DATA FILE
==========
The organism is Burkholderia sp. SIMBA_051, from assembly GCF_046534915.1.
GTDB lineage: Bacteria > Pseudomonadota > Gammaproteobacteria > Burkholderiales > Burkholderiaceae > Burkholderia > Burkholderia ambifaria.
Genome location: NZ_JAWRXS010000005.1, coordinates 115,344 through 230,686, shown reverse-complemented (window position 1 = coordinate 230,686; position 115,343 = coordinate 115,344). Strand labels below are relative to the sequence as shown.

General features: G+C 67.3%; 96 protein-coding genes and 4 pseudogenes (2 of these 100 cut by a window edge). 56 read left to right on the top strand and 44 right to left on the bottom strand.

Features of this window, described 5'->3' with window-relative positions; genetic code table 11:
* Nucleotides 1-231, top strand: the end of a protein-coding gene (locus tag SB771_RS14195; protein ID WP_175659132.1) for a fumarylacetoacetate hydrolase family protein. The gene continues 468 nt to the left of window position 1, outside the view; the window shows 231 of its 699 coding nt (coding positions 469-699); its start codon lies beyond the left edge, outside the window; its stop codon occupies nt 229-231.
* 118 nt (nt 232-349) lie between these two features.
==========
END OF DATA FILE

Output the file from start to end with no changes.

The organism is Burkholderia sp. SIMBA_051, from assembly GCF_046534915.1.
GTDB lineage: Bacteria > Pseudomonadota > Gammaproteobacteria > Burkholderiales > Burkholderiaceae > Burkholderia > Burkholderia ambifaria.
Genome location: NZ_JAWRXS010000005.1, coordinates 115,344 through 230,686, shown reverse-complemented (window position 1 = coordinate 230,686; position 115,343 = coordinate 115,344). Strand labels below are relative to the sequence as shown.

General features: G+C 67.3%; 96 protein-coding genes and 4 pseudogenes (2 of these 100 cut by a window edge). 56 read left to right on the top strand and 44 right to left on the bottom strand.

Features of this window, described 5'->3' with window-relative positions; genetic code table 11:
* Nucleotides 1-231, top strand: the end of a protein-coding gene (locus tag SB771_RS14195; protein ID WP_175659132.1) for a fumarylacetoacetate hydrolase family protein. The gene continues 468 nt to the left of window position 1, outside the view; the window shows 231 of its 699 coding nt (coding positions 469-699); its start codon lies beyond the left edge, outside the window; its stop codon occupies nt 229-231.
* 118 nt (nt 232-349) lie between these two features.